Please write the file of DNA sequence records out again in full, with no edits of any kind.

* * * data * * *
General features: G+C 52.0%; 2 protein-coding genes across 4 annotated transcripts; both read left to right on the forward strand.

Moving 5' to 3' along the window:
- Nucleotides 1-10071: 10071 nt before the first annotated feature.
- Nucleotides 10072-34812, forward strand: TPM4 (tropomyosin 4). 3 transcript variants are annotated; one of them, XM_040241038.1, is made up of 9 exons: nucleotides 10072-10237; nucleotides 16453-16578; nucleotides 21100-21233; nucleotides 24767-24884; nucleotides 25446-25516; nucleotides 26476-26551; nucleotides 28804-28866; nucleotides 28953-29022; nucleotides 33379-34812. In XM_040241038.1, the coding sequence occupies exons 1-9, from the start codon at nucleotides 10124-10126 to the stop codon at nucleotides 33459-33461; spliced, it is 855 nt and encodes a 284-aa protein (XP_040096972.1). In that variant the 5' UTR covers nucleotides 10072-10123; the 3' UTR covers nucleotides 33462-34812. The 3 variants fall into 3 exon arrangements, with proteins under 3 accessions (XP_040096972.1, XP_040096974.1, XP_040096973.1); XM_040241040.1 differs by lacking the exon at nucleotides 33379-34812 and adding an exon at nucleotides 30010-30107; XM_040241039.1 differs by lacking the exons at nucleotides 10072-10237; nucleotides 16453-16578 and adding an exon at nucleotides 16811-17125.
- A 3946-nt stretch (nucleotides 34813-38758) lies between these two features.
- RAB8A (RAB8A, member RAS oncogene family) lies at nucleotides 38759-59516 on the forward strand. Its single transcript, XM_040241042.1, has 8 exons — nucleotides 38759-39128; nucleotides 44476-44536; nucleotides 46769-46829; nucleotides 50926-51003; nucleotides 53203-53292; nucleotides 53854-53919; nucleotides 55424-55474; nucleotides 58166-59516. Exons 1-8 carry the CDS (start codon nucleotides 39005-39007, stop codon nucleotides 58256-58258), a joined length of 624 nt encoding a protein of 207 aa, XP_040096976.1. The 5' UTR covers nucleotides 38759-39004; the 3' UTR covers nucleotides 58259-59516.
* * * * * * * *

General features: G+C 52.0%; 2 protein-coding genes across 4 annotated transcripts; both read left to right on the forward strand.

Moving 5' to 3' along the window:
- Nucleotides 1-10071: 10071 nt before the first annotated feature.
- Nucleotides 10072-34812, forward strand: TPM4 (tropomyosin 4). 3 transcript variants are annotated; one of them, XM_040241038.1, is made up of 9 exons: nucleotides 10072-10237; nucleotides 16453-16578; nucleotides 21100-21233; nucleotides 24767-24884; nucleotides 25446-25516; nucleotides 26476-26551; nucleotides 28804-28866; nucleotides 28953-29022; nucleotides 33379-34812. In XM_040241038.1, the coding sequence occupies exons 1-9, from the start codon at nucleotides 10124-10126 to the stop codon at nucleotides 33459-33461; spliced, it is 855 nt and encodes a 284-aa protein (XP_040096972.1). In that variant the 5' UTR covers nucleotides 10072-10123; the 3' UTR covers nucleotides 33462-34812. The 3 variants fall into 3 exon arrangements, with proteins under 3 accessions (XP_040096972.1, XP_040096974.1, XP_040096973.1); XM_040241040.1 differs by lacking the exon at nucleotides 33379-34812 and adding an exon at nucleotides 30010-30107; XM_040241039.1 differs by lacking the exons at nucleotides 10072-10237; nucleotides 16453-16578 and adding an exon at nucleotides 16811-17125.
- A 3946-nt stretch (nucleotides 34813-38758) lies between these two features.
- RAB8A (RAB8A, member RAS oncogene family) lies at nucleotides 38759-59516 on the forward strand. Its single transcript, XM_040241042.1, has 8 exons — nucleotides 38759-39128; nucleotides 44476-44536; nucleotides 46769-46829; nucleotides 50926-51003; nucleotides 53203-53292; nucleotides 53854-53919; nucleotides 55424-55474; nucleotides 58166-59516. Exons 1-8 carry the CDS (start codon nucleotides 39005-39007, stop codon nucleotides 58256-58258), a joined length of 624 nt encoding a protein of 207 aa, XP_040096976.1. The 5' UTR covers nucleotides 38759-39004; the 3' UTR covers nucleotides 58259-59516.